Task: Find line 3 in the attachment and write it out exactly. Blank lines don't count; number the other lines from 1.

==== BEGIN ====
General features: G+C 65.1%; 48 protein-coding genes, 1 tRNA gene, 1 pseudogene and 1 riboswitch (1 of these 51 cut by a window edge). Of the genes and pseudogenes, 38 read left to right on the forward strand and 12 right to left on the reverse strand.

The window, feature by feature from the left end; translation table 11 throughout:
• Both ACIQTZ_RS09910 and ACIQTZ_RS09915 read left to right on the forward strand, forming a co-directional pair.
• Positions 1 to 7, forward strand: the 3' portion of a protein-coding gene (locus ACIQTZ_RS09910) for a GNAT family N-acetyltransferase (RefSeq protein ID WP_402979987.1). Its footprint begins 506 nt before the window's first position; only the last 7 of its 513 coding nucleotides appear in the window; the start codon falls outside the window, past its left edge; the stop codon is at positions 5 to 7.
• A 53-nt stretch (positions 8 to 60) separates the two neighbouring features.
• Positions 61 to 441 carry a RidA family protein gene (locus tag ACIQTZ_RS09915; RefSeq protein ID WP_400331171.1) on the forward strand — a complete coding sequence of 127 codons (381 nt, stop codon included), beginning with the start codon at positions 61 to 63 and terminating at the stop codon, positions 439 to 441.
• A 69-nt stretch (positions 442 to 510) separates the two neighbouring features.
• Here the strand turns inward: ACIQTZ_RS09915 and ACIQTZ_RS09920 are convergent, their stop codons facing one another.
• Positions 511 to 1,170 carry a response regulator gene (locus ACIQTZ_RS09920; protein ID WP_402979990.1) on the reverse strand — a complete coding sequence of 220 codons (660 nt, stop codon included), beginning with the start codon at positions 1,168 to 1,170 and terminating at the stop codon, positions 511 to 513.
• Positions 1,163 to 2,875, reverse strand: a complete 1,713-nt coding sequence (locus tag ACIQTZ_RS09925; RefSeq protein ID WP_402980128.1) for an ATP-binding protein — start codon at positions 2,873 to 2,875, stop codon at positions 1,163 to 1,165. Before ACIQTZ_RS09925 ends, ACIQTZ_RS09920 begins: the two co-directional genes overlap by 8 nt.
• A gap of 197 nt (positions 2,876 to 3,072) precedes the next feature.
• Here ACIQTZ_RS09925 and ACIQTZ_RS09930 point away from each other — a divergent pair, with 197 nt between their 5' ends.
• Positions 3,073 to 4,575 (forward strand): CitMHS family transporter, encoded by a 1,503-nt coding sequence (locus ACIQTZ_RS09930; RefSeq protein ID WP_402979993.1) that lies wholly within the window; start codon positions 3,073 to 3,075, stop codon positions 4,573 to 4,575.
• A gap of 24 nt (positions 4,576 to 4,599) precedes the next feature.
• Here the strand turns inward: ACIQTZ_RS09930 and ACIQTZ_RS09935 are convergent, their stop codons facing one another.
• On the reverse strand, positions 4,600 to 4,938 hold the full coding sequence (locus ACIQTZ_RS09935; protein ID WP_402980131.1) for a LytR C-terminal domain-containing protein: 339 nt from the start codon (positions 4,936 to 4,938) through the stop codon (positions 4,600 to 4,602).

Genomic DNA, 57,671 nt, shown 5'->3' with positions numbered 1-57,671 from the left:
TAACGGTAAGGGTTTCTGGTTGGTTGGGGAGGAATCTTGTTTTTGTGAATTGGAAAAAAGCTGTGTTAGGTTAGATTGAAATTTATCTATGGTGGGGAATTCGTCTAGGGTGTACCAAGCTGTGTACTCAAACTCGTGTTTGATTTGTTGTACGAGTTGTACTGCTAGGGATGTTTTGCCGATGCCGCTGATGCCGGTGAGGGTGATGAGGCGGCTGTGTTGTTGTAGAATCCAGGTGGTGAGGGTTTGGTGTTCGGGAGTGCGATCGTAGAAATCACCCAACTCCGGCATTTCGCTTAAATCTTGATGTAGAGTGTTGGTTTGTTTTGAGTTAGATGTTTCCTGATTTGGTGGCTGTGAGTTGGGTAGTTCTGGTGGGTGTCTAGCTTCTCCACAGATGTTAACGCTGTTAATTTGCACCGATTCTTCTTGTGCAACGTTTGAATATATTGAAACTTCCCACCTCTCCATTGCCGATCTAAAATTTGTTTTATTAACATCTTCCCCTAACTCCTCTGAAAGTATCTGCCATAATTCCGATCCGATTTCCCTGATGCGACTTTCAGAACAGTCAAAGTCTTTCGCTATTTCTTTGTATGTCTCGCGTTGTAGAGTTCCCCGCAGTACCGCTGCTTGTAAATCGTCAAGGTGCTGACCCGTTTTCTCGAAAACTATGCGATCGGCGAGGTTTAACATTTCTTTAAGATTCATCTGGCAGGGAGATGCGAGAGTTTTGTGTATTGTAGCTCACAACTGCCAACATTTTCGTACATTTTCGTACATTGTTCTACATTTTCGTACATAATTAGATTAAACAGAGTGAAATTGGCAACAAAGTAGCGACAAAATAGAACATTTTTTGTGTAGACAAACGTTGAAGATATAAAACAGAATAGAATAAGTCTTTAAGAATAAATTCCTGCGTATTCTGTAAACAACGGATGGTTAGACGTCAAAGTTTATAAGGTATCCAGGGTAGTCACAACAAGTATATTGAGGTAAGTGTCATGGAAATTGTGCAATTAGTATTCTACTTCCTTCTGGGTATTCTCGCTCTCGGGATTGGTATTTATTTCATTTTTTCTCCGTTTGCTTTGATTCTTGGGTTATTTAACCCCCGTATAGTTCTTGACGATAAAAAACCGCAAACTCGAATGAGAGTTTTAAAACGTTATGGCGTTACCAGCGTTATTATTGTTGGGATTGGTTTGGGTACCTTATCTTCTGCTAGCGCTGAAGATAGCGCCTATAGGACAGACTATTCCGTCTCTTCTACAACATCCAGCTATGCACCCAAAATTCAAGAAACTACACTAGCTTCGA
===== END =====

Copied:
• Both ACIQTZ_RS09910 and ACIQTZ_RS09915 read left to right on the forward strand, forming a co-directional pair.